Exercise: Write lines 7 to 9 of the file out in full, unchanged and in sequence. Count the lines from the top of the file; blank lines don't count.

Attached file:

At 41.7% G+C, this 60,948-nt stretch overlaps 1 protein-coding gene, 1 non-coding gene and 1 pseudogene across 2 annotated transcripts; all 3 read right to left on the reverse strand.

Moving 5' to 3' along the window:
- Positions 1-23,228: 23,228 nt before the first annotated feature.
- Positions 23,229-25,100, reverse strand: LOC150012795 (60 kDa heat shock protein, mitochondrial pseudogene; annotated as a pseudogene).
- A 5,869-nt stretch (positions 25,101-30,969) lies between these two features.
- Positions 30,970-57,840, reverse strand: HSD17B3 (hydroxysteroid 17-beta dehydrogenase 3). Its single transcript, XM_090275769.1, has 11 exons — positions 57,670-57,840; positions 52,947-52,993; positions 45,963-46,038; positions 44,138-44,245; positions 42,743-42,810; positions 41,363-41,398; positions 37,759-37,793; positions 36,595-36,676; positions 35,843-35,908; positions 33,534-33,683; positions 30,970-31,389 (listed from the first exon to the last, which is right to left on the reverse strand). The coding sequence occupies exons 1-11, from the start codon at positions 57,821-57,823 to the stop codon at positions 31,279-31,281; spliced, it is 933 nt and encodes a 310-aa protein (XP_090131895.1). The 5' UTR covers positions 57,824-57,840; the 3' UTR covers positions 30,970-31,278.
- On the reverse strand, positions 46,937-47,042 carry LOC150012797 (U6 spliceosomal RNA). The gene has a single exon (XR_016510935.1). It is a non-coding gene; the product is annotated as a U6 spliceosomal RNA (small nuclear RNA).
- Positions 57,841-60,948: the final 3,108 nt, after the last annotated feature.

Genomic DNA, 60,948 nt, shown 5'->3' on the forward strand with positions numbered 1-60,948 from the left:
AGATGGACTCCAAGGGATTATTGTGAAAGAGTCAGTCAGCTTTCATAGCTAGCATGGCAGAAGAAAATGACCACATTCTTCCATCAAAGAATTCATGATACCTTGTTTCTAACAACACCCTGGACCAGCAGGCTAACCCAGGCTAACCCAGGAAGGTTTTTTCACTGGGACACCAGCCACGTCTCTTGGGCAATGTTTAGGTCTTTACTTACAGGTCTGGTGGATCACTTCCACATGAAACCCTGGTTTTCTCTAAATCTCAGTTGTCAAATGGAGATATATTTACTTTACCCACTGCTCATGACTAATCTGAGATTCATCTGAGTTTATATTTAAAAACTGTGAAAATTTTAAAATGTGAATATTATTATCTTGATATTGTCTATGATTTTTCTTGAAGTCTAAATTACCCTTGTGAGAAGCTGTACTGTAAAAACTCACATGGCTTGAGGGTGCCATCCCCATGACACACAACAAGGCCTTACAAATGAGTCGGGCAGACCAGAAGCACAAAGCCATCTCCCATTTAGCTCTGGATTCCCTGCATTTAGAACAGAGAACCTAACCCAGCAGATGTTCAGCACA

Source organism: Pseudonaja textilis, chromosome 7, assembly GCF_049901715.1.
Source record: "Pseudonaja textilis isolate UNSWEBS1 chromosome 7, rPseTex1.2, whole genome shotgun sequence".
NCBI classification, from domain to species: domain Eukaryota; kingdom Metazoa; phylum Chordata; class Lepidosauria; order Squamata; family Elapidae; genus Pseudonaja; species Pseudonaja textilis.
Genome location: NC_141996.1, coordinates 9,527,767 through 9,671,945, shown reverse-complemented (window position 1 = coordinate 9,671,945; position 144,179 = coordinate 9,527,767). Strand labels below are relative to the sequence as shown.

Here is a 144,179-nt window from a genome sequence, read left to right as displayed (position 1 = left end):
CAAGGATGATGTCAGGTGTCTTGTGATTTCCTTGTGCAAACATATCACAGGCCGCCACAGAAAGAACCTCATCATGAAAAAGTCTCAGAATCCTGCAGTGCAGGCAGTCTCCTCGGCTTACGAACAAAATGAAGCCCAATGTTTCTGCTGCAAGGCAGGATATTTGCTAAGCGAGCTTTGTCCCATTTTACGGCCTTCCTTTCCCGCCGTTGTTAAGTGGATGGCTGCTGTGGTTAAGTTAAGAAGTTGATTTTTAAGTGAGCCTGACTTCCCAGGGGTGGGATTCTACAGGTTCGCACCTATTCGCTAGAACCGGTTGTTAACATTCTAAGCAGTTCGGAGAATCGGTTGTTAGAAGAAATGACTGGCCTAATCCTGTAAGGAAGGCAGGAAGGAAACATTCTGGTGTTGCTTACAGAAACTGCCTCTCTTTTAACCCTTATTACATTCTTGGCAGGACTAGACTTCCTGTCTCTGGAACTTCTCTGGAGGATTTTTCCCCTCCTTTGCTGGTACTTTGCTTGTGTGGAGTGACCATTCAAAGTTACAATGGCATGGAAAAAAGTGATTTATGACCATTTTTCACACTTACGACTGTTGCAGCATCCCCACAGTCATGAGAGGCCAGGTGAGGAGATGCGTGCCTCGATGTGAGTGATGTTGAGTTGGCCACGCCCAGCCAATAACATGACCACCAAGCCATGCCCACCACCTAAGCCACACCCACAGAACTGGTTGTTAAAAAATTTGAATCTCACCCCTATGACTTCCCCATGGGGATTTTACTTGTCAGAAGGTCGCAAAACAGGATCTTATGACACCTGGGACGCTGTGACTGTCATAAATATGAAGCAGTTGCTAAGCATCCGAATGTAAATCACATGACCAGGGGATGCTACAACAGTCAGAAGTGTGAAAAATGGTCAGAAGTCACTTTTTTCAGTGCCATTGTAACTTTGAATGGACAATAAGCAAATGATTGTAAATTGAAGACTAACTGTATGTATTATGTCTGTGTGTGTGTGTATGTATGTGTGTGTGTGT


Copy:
- On the reverse strand, positions 46,937-47,042 carry LOC150012797 (U6 spliceosomal RNA). The gene has a single exon (XR_016510935.1). It is a non-coding gene; the product is annotated as a U6 spliceosomal RNA (small nuclear RNA).
- Positions 57,841-60,948: the final 3,108 nt, after the last annotated feature.

Genomic DNA, 60,948 nt, shown 5'->3' on the forward strand with positions numbered 1-60,948 from the left: